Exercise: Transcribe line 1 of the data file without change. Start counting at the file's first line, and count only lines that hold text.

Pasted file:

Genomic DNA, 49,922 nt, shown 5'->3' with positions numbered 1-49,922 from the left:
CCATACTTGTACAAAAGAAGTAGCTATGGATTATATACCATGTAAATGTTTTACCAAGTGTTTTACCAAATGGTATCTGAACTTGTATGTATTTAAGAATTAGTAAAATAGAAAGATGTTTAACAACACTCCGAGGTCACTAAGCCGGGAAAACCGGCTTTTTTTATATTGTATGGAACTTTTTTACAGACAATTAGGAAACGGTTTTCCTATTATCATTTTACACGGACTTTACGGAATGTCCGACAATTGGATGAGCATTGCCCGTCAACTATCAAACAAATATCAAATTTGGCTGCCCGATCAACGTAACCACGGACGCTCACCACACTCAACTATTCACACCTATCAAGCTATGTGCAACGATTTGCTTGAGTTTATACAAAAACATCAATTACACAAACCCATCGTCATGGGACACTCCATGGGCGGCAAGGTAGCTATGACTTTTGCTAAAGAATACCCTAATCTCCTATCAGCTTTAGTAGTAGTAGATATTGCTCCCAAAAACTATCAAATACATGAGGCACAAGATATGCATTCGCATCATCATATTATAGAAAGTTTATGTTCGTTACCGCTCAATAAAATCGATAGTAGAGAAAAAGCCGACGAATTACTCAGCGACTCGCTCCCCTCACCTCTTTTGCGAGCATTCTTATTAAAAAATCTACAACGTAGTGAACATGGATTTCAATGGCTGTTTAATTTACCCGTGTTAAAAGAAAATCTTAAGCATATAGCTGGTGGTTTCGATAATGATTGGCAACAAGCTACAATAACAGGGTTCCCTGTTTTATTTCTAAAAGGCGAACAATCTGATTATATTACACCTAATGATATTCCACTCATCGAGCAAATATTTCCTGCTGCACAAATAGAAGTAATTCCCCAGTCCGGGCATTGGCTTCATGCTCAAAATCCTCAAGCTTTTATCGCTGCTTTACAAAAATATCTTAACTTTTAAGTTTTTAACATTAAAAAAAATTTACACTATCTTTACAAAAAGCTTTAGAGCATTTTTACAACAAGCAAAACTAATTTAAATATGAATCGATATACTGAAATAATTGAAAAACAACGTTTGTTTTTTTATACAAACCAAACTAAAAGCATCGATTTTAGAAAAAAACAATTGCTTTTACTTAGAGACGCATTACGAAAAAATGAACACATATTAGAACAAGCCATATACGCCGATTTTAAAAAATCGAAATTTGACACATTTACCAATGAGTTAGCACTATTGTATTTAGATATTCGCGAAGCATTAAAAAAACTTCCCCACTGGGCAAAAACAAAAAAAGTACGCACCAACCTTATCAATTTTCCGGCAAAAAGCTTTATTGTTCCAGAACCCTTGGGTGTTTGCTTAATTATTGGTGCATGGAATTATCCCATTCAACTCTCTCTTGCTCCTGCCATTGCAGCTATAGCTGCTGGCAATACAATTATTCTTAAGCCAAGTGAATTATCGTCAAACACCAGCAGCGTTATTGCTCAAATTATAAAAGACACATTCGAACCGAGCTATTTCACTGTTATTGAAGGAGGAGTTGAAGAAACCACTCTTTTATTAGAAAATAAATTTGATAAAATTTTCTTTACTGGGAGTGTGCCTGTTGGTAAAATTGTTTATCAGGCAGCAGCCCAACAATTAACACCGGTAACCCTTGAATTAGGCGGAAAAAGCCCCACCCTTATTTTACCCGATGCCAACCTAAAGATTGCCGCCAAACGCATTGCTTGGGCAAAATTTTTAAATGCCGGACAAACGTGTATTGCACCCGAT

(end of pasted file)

Genomic DNA, 49,922 nt, shown 5'->3' with positions numbered 1-49,922 from the left: